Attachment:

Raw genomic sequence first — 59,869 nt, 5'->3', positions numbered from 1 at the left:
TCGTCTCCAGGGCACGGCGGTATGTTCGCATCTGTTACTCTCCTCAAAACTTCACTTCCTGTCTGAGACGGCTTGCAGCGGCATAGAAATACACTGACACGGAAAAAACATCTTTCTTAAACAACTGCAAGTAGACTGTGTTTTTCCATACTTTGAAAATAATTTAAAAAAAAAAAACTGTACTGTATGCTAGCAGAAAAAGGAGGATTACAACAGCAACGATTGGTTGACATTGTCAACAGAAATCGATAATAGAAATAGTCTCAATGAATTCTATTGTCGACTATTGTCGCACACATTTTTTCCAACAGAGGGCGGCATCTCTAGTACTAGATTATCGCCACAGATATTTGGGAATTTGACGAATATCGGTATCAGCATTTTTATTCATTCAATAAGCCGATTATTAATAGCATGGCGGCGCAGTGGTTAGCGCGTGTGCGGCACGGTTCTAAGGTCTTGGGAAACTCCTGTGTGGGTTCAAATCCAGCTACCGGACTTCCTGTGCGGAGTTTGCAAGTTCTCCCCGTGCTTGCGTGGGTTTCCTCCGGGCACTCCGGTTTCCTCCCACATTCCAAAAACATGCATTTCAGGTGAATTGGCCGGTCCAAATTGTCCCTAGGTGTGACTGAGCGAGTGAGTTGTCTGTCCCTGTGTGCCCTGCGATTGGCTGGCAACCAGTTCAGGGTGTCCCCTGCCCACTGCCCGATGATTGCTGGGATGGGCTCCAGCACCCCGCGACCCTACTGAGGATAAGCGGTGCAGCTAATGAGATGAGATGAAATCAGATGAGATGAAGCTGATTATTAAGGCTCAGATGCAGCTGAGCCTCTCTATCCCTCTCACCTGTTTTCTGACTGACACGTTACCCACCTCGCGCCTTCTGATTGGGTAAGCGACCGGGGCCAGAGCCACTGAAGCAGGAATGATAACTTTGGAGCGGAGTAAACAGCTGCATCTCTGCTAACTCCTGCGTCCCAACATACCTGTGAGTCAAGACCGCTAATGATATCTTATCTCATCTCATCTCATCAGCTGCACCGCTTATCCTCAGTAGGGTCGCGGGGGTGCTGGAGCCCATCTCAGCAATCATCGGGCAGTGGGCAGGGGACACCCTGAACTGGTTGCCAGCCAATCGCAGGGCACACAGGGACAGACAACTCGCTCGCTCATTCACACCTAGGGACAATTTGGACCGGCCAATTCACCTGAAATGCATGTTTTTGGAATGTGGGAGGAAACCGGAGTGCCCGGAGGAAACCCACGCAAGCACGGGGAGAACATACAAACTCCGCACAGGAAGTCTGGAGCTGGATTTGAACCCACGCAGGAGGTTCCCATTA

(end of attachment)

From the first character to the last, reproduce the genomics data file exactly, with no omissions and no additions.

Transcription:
Raw genomic sequence first — 59,869 nt, 5'->3', positions numbered from 1 at the left:
TCGTCTCCAGGGCACGGCGGTATGTTCGCATCTGTTACTCTCCTCAAAACTTCACTTCCTGTCTGAGACGGCTTGCAGCGGCATAGAAATACACTGACACGGAAAAAACATCTTTCTTAAACAACTGCAAGTAGACTGTGTTTTTCCATACTTTGAAAATAATTTAAAAAAAAAAAACTGTACTGTATGCTAGCAGAAAAAGGAGGATTACAACAGCAACGATTGGTTGACATTGTCAACAGAAATCGATAATAGAAATAGTCTCAATGAATTCTATTGTCGACTATTGTCGCACACATTTTTTCCAACAGAGGGCGGCATCTCTAGTACTAGATTATCGCCACAGATATTTGGGAATTTGACGAATATCGGTATCAGCATTTTTATTCATTCAATAAGCCGATTATTAATAGCATGGCGGCGCAGTGGTTAGCGCGTGTGCGGCACGGTTCTAAGGTCTTGGGAAACTCCTGTGTGGGTTCAAATCCAGCTACCGGACTTCCTGTGCGGAGTTTGCAAGTTCTCCCCGTGCTTGCGTGGGTTTCCTCCGGGCACTCCGGTTTCCTCCCACATTCCAAAAACATGCATTTCAGGTGAATTGGCCGGTCCAAATTGTCCCTAGGTGTGACTGAGCGAGTGAGTTGTCTGTCCCTGTGTGCCCTGCGATTGGCTGGCAACCAGTTCAGGGTGTCCCCTGCCCACTGCCCGATGATTGCTGGGATGGGCTCCAGCACCCCGCGACCCTACTGAGGATAAGCGGTGCAGCTAATGAGATGAGATGAAATCAGATGAGATGAAGCTGATTATTAAGGCTCAGATGCAGCTGAGCCTCTCTATCCCTCTCACCTGTTTTCTGACTGACACGTTACCCACCTCGCGCCTTCTGATTGGGTAAGCGACCGGGGCCAGAGCCACTGAAGCAGGAATGATAACTTTGGAGCGGAGTAAACAGCTGCATCTCTGCTAACTCCTGCGTCCCAACATACCTGTGAGTCAAGACCGCTAATGATATCTTATCTCATCTCATCTCATCAGCTGCACCGCTTATCCTCAGTAGGGTCGCGGGGGTGCTGGAGCCCATCTCAGCAATCATCGGGCAGTGGGCAGGGGACACCCTGAACTGGTTGCCAGCCAATCGCAGGGCACACAGGGACAGACAACTCGCTCGCTCATTCACACCTAGGGACAATTTGGACCGGCCAATTCACCTGAAATGCATGTTTTTGGAATGTGGGAGGAAACCGGAGTGCCCGGAGGAAACCCACGCAAGCACGGGGAGAACATACAAACTCCGCACAGGAAGTCTGGAGCTGGATTTGAACCCACGCAGGAGGTTCCCATTA